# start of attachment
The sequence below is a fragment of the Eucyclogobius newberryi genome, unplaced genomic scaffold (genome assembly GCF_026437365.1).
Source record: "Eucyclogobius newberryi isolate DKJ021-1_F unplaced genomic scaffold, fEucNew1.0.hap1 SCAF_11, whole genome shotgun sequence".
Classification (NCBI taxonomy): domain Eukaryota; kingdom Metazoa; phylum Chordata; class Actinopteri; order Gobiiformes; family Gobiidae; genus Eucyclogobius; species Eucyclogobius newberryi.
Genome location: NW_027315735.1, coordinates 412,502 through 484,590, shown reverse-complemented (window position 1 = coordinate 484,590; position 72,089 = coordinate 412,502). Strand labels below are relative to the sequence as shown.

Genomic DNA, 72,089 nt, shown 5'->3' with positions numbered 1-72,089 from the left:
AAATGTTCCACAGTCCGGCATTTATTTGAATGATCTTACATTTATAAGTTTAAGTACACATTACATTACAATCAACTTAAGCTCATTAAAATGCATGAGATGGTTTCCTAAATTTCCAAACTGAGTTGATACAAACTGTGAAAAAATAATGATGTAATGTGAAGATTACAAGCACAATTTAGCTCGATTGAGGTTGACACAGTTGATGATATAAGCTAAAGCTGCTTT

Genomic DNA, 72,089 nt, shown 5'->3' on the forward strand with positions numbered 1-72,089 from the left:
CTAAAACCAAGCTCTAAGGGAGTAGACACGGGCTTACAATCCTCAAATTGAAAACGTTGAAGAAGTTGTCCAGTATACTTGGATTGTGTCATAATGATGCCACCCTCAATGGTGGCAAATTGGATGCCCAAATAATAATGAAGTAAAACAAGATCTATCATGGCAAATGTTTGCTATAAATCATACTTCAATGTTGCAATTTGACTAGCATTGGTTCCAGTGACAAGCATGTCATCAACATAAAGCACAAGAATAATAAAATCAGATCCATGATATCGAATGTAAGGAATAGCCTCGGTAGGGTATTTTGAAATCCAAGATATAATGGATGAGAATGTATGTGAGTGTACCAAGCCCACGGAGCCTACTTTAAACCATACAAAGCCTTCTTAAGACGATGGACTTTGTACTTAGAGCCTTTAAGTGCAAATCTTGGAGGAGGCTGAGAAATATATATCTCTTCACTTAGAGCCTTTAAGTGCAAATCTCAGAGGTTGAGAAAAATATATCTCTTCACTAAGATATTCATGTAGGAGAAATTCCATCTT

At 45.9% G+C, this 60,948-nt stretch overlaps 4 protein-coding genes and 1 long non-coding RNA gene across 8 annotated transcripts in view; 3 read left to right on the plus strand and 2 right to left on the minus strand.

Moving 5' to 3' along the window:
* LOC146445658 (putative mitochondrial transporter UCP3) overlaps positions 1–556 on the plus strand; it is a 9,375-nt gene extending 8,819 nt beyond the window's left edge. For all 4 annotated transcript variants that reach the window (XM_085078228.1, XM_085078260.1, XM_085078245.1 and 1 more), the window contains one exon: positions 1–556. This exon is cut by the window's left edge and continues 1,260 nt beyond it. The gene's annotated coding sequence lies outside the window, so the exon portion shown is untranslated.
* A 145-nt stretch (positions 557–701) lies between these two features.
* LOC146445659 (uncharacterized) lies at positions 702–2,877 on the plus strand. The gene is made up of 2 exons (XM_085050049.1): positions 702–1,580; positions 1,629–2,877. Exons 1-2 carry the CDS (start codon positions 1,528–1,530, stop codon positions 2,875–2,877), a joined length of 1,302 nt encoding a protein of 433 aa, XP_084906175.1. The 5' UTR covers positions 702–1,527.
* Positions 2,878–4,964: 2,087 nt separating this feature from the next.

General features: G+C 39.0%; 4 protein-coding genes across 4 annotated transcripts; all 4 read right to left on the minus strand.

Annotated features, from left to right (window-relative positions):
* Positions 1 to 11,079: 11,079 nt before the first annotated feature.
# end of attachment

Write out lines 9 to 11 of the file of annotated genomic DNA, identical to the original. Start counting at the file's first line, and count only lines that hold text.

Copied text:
At 45.9% G+C, this 60,948-nt stretch overlaps 4 protein-coding genes and 1 long non-coding RNA gene across 8 annotated transcripts in view; 3 read left to right on the plus strand and 2 right to left on the minus strand.

Moving 5' to 3' along the window:
* LOC146445658 (putative mitochondrial transporter UCP3) overlaps positions 1–556 on the plus strand; it is a 9,375-nt gene extending 8,819 nt beyond the window's left edge. For all 4 annotated transcript variants that reach the window (XM_085078228.1, XM_085078260.1, XM_085078245.1 and 1 more), the window contains one exon: positions 1–556. This exon is cut by the window's left edge and continues 1,260 nt beyond it. The gene's annotated coding sequence lies outside the window, so the exon portion shown is untranslated.